I didn’t need to read this fun book to know that we humans often behave in irrational, self-defeating and foolish ways.
But Dr. Dan Ariely, professor of behavioral economics at MIT, whose work is discussed in the New York Times, Scientific American, CNN and NPR, shows that human irrationality is, counterintuitively, quite systematic and predictable–not at all random.
And because smart marketers love predictability, I sum up here what Ariely has found.
Marketing Works Better Than People Realize
Although generic drugs are identical to their name brand counterparts, patients actually get better health outcomes from the latter, because of the power of their thoughts, the so-called “placebo effect,” to heal.
Placebos have been shown to work as well as actual drugs such as anti-depressants or heart medicine. When people are convinced that something will work, it more often does, statistically speaking. Ariely concludes “the perception of value, in medicine, soft drinks, drugstore cosmetics, or cars, can become real value.”
Yet he cautions that this poses moral dilemmas for marketers, who should avoid deception and dishonesty in hyping products. We don’t want our health care systems to spend more on name brands, for example, because of erroneous beliefs that they work better than generics, although that belief may become self-fulfilling.
Honesty Can Be Influenced, Even When People Can Get Away With Dishonesty
People will refrain from dishonesty when they are reminded of moral or legal codes.
Ariely experimented with giving students a test in which they could self-report their answers and found a slight but statistically significant rise in cheating. But when students were asked to do an ostensible “memory recall” assignment first that involved writing down the Ten Commandments, the cheating ended.
Even though the students thought the two tasks were unrelated, their behavior on the test was affected. Another experiment that reduced cheating involved signing a statement referring to “MIT’s honor system,” which, Ariely humorously notes, does not exist.
Just reminding us about the rules keeps many of us in line.
People, Particularly Westerners, Will Sacrifice Pleasure For Uniqueness
While eating out, most people will order something different from their companions, even if it’s not what they really wanted, simply to appear unique. Interestingly, in Hong Kong, the results were the opposite—people would order the same thing, presumably because their culture prizes conformity, not uniqueness.
In both cases, Ariely found that the person who orders first (and thus is uninfluenced by others’ choices), is happiest with his or her meal. Ariely’s advice is to decide what you want before the waiter comes and don’t let others’ choices sway you during order taking.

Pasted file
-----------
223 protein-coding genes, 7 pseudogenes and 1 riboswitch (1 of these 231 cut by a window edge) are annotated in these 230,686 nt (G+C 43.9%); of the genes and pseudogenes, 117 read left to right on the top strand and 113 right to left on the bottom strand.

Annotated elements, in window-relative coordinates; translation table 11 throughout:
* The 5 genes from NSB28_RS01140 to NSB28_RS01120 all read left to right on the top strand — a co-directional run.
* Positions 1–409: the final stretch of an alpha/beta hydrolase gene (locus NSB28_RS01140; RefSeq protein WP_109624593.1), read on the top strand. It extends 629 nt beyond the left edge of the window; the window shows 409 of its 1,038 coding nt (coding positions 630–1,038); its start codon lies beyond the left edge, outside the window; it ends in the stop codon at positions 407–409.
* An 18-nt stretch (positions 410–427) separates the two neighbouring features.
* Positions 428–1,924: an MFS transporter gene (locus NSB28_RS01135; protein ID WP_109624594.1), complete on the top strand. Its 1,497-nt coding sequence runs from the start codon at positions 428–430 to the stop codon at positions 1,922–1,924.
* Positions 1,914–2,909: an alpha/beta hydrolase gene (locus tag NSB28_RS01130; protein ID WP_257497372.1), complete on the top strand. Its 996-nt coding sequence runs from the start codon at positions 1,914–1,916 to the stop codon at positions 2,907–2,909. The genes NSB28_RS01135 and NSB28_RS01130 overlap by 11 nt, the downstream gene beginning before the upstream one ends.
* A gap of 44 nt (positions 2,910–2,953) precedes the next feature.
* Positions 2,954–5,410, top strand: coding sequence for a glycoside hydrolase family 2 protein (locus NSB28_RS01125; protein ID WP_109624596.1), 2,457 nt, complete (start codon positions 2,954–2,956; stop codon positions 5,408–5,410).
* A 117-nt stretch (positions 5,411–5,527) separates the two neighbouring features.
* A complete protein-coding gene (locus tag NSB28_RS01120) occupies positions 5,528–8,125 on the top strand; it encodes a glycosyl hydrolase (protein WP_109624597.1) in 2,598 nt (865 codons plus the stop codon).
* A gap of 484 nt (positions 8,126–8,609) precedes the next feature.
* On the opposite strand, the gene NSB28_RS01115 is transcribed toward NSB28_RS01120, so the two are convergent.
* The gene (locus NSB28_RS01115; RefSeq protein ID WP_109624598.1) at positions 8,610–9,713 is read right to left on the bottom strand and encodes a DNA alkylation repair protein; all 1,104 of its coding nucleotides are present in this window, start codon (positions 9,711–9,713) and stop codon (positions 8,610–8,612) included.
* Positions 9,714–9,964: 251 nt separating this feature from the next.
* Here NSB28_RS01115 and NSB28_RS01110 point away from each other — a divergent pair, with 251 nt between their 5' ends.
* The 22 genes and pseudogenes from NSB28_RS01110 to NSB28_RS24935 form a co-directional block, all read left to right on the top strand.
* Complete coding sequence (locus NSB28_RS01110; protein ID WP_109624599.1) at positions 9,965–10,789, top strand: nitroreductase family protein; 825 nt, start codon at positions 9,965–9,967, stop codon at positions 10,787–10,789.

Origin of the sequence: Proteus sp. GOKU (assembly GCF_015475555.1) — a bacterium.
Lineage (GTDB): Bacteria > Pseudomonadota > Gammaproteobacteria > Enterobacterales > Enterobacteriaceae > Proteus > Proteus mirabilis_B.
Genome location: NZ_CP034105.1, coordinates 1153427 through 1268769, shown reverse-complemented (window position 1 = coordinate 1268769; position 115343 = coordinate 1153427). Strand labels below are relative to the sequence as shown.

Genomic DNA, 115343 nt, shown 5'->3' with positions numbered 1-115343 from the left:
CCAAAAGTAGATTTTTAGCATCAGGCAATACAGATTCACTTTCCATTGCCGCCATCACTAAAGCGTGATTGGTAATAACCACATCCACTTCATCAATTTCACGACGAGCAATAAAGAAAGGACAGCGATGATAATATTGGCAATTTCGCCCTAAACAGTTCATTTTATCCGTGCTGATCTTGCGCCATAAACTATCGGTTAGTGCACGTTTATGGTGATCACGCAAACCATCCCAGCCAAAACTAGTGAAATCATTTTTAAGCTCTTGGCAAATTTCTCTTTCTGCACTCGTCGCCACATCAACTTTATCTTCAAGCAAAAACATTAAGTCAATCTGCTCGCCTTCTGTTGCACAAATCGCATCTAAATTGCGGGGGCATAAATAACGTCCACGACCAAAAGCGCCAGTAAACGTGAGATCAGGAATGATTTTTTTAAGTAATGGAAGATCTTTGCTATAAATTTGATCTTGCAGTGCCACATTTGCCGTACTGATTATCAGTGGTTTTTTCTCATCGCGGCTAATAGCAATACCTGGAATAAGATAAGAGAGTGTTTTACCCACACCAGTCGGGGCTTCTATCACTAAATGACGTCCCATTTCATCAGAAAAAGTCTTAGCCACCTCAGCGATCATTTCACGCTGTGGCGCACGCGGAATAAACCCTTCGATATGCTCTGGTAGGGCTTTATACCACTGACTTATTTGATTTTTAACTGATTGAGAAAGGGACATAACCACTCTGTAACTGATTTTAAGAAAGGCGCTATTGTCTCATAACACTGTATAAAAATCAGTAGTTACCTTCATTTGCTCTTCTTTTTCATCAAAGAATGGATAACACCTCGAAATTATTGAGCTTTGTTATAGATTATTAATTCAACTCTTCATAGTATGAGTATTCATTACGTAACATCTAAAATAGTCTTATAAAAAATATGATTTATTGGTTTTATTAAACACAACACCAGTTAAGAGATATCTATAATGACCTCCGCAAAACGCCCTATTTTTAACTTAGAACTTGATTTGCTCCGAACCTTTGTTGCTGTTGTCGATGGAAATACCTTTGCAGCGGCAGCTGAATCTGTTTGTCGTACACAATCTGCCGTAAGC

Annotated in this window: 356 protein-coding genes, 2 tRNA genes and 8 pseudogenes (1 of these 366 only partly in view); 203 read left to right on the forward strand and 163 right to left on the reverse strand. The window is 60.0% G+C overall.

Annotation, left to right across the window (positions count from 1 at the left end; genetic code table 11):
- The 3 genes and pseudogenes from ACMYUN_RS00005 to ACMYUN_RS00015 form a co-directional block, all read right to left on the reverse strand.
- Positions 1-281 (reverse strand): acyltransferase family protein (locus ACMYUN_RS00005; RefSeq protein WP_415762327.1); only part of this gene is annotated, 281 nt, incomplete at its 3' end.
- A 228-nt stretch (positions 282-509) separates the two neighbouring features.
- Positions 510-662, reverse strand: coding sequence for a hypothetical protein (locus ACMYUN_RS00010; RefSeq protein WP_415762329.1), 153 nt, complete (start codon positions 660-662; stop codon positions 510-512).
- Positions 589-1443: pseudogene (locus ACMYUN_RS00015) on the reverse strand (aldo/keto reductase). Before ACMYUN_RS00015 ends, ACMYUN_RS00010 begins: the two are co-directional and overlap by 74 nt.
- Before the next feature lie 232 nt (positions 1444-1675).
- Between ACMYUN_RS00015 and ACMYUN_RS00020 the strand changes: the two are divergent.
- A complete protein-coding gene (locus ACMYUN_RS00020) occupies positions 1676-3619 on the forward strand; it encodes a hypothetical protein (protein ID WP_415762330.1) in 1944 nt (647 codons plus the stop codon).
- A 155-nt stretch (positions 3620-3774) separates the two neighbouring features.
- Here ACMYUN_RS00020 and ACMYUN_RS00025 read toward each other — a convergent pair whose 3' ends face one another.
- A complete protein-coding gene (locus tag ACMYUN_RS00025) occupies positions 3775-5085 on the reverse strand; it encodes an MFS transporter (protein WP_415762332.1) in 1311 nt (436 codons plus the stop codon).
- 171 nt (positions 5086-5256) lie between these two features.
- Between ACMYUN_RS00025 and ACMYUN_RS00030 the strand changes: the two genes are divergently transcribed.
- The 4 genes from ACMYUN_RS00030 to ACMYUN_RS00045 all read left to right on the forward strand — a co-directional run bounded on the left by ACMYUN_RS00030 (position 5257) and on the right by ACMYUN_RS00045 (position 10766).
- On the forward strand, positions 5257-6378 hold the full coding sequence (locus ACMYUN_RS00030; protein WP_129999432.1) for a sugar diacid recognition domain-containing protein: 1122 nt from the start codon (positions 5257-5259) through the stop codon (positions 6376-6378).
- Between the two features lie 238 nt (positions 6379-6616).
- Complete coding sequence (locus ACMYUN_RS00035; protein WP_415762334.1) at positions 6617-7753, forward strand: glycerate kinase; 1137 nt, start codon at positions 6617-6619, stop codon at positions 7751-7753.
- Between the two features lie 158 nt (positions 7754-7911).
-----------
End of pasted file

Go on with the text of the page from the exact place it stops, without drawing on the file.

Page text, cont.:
How does this apply online? Offer a unique feature if you’re selling a commodity product.
When Given Three Options, We’ll Often Choose The Better Of The Two Comparable Options
Ariely calls this the “decoy effect.” His experiment offered an Economist subscription with the choices of: Internet only ($59), print only ($125) or print and Internet ($125). Which would you pick? Most people prefer the last option. But when you remove the print only option, far fewer people go for the Internet and print subscription, the expensive option.
The print only option served as an effective decoy to push people to choose the better value—the Internet and print subscription. So if you want people to select something, have a closely related decoy that they’ll reject in favor of the one you want them to pick.
Free Offers Possess A Unique, Powerful Allure
Asking for even a tiny amount, such as two cents for a Hershey’s kiss, drastically reduces your chances of getting people to say yes, versus offering it for free.
So whenever you can throw something in for free, do it! Free shipping offers cause me to buy more, although I suspect I’m paying for that shipping somewhere else.
When You’re Trying To Develop Social Relationships With Your Customers, “It’s Just Business” No Longer Applies
Once you cross the line between social and market norms, your customers can easily be personally offended. Think about people’s relationships with community banks compared to the money center banks.
If the relationship is experienced based on market norms, as the big bank relationship is, you expect to be charged late fees for bounced checks, for example.
But social relationships are different—people expect to be given a break for their mistakes. Ariely warns that you can’t have it both ways: “You can’t treat your customers like family one moment and then treat them impersonally—or, even worse, as a nuisance or a competitor—a moment later when this becomes more convenient or profitable.”
Do you agree with these insights from Predictably Irrational or have you seen something different in your own business life? Tell us about it.